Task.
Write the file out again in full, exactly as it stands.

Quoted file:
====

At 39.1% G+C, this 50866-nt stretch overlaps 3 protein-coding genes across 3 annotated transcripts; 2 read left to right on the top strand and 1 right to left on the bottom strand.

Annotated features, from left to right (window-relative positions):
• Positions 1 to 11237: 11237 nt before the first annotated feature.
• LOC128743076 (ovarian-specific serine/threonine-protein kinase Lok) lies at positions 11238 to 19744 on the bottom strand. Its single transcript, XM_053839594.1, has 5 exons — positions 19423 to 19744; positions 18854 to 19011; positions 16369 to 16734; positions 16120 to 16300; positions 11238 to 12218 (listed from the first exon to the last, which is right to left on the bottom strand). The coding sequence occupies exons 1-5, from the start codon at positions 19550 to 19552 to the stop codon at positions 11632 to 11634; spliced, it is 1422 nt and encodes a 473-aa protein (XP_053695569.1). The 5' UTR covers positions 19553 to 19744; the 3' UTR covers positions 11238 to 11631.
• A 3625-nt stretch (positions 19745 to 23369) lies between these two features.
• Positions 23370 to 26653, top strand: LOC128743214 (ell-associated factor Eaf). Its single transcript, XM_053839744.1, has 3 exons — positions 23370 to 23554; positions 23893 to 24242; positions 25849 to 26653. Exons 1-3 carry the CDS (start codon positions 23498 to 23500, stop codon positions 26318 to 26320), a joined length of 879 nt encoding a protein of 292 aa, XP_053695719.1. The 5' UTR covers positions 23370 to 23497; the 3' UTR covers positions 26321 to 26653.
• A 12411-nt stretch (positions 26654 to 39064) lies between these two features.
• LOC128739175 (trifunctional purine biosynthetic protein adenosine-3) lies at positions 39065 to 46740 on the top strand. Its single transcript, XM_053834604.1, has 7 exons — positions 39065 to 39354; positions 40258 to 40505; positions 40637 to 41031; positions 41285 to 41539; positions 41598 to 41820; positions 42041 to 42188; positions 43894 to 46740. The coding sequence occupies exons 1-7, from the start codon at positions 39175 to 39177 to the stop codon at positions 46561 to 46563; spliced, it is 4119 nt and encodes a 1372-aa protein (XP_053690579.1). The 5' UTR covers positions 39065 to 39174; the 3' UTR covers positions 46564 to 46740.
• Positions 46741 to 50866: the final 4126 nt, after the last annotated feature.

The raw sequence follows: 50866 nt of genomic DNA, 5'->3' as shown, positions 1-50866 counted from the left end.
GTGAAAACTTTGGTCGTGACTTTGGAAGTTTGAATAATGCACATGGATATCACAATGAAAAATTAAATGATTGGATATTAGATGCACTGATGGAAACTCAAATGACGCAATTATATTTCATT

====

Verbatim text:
At 39.1% G+C, this 50866-nt stretch overlaps 3 protein-coding genes across 3 annotated transcripts; 2 read left to right on the top strand and 1 right to left on the bottom strand.

Annotated features, from left to right (window-relative positions):
• Positions 1 to 11237: 11237 nt before the first annotated feature.
• LOC128743076 (ovarian-specific serine/threonine-protein kinase Lok) lies at positions 11238 to 19744 on the bottom strand. Its single transcript, XM_053839594.1, has 5 exons — positions 19423 to 19744; positions 18854 to 19011; positions 16369 to 16734; positions 16120 to 16300; positions 11238 to 12218 (listed from the first exon to the last, which is right to left on the bottom strand). The coding sequence occupies exons 1-5, from the start codon at positions 19550 to 19552 to the stop codon at positions 11632 to 11634; spliced, it is 1422 nt and encodes a 473-aa protein (XP_053695569.1). The 5' UTR covers positions 19553 to 19744; the 3' UTR covers positions 11238 to 11631.
• A 3625-nt stretch (positions 19745 to 23369) lies between these two features.
• Positions 23370 to 26653, top strand: LOC128743214 (ell-associated factor Eaf). Its single transcript, XM_053839744.1, has 3 exons — positions 23370 to 23554; positions 23893 to 24242; positions 25849 to 26653. Exons 1-3 carry the CDS (start codon positions 23498 to 23500, stop codon positions 26318 to 26320), a joined length of 879 nt encoding a protein of 292 aa, XP_053695719.1. The 5' UTR covers positions 23370 to 23497; the 3' UTR covers positions 26321 to 26653.
• A 12411-nt stretch (positions 26654 to 39064) lies between these two features.
• LOC128739175 (trifunctional purine biosynthetic protein adenosine-3) lies at positions 39065 to 46740 on the top strand. Its single transcript, XM_053834604.1, has 7 exons — positions 39065 to 39354; positions 40258 to 40505; positions 40637 to 41031; positions 41285 to 41539; positions 41598 to 41820; positions 42041 to 42188; positions 43894 to 46740. The coding sequence occupies exons 1-7, from the start codon at positions 39175 to 39177 to the stop codon at positions 46561 to 46563; spliced, it is 4119 nt and encodes a 1372-aa protein (XP_053690579.1). The 5' UTR covers positions 39065 to 39174; the 3' UTR covers positions 46564 to 46740.
• Positions 46741 to 50866: the final 4126 nt, after the last annotated feature.

The raw sequence follows: 50866 nt of genomic DNA, 5'->3' as shown, positions 1-50866 counted from the left end.
GTGAAAACTTTGGTCGTGACTTTGGAAGTTTGAATAATGCACATGGATATCACAATGAAAAATTAAATGATTGGATATTAGATGCACTGATGGAAACTCAAATGACGCAATTATATTTCATT